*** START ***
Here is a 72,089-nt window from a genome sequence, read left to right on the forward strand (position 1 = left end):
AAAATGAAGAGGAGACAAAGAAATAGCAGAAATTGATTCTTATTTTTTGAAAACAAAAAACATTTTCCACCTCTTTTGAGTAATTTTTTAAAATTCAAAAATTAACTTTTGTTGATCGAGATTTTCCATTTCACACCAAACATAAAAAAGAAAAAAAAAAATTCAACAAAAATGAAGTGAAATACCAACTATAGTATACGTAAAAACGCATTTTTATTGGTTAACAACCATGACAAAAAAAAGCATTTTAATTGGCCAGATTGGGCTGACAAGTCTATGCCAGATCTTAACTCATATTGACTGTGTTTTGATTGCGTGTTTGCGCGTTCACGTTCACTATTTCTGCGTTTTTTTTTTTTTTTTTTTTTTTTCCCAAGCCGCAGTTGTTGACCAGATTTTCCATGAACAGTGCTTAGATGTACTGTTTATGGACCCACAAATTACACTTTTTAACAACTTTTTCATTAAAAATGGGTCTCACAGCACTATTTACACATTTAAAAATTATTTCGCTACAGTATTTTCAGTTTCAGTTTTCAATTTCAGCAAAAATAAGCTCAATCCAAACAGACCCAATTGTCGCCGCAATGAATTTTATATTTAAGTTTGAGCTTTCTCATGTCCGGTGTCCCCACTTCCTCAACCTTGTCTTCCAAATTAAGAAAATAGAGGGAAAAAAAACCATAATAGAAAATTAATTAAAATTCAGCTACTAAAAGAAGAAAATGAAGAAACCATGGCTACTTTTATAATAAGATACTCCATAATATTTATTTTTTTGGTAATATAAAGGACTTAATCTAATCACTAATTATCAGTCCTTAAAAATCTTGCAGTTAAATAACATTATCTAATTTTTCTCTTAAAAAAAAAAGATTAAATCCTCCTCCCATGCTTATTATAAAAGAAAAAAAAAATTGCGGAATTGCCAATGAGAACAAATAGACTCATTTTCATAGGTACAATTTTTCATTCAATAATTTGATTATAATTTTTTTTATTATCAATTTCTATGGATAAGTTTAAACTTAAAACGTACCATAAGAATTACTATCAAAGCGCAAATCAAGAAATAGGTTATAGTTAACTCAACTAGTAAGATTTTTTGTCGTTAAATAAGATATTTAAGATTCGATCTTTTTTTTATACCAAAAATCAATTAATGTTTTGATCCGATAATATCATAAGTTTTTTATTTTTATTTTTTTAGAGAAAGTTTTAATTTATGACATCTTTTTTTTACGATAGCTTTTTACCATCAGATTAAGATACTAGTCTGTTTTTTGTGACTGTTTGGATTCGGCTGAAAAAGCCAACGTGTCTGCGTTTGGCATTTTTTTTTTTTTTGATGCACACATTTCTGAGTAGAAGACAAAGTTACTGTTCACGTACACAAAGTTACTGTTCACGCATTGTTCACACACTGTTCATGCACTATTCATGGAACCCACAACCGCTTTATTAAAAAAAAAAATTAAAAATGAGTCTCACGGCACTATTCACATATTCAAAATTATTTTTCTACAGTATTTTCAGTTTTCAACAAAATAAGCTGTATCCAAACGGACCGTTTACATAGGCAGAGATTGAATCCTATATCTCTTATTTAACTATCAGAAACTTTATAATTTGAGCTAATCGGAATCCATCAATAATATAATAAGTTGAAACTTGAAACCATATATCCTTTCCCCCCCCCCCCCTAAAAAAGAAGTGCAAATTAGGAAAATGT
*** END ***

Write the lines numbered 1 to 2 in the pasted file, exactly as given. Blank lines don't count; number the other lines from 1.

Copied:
Here is a 72,089-nt window from a genome sequence, read left to right on the forward strand (position 1 = left end):
AAAATGAAGAGGAGACAAAGAAATAGCAGAAATTGATTCTTATTTTTTGAAAACAAAAAACATTTTCCACCTCTTTTGAGTAATTTTTTAAAATTCAAAAATTAACTTTTGTTGATCGAGATTTTCCATTTCACACCAAACATAAAAAAGAAAAAAAAAAATTCAACAAAAATGAAGTGAAATACCAACTATAGTATACGTAAAAACGCATTTTTATTGGTTAACAACCATGACAAAAAAAAGCATTTTAATTGGCCAGATTGGGCTGACAAGTCTATGCCAGATCTTAACTCATATTGACTGTGTTTTGATTGCGTGTTTGCGCGTTCACGTTCACTATTTCTGCGTTTTTTTTTTTTTTTTTTTTTTTTCCCAAGCCGCAGTTGTTGACCAGATTTTCCATGAACAGTGCTTAGATGTACTGTTTATGGACCCACAAATTACACTTTTTAACAACTTTTTCATTAAAAATGGGTCTCACAGCACTATTTACACATTTAAAAATTATTTCGCTACAGTATTTTCAGTTTCAGTTTTCAATTTCAGCAAAAATAAGCTCAATCCAAACAGACCCAATTGTCGCCGCAATGAATTTTATATTTAAGTTTGAGCTTTCTCATGTCCGGTGTCCCCACTTCCTCAACCTTGTCTTCCAAATTAAGAAAATAGAGGGAAAAAAAACCATAATAGAAAATTAATTAAAATTCAGCTACTAAAAGAAGAAAATGAAGAAACCATGGCTACTTTTATAATAAGATACTCCATAATATTTATTTTTTTGGTAATATAAAGGACTTAATCTAATCACTAATTATCAGTCCTTAAAAATCTTGCAGTTAAATAACATTATCTAATTTTTCTCTTAAAAAAAAAAGATTAAATCCTCCTCCCATGCTTATTATAAAAGAAAAAAAAAATTGCGGAATTGCCAATGAGAACAAATAGACTCATTTTCATAGGTACAATTTTTCATTCAATAATTTGATTATAATTTTTTTTATTATCAATTTCTATGGATAAGTTTAAACTTAAAACGTACCATAAGAATTACTATCAAAGCGCAAATCAAGAAATAGGTTATAGTTAACTCAACTAGTAAGATTTTTTGTCGTTAAATAAGATATTTAAGATTCGATCTTTTTTTTATACCAAAAATCAATTAATGTTTTGATCCGATAATATCATAAGTTTTTTATTTTTATTTTTTTAGAGAAAGTTTTAATTTATGACATCTTTTTTTTACGATAGCTTTTTACCATCAGATTAAGATACTAGTCTGTTTTTTGTGACTGTTTGGATTCGGCTGAAAAAGCCAACGTGTCTGCGTTTGGCATTTTTTTTTTTTTTGATGCACACATTTCTGAGTAGAAGACAAAGTTACTGTTCACGTACACAAAGTTACTGTTCACGCATTGTTCACACACTGTTCATGCACTATTCATGGAACCCACAACCGCTTTATTAAAAAAAAAAATTAAAAATGAGTCTCACGGCACTATTCACATATTCAAAATTATTTTTCTACAGTATTTTCAGTTTTCAACAAAATAAGCTGTATCCAAACGGACCGTTTACATAGGCAGAGATTGAATCCTATATCTCTTATTTAACTATCAGAAACTTTATAATTTGAGCTAATCGGAATCCATCAATAATATAATAAGTTGAAACTTGAAACCATATATCCTTTCCCCCCCCCCCCCTAAAAAAGAAGTGCAAATTAGGAAAATGT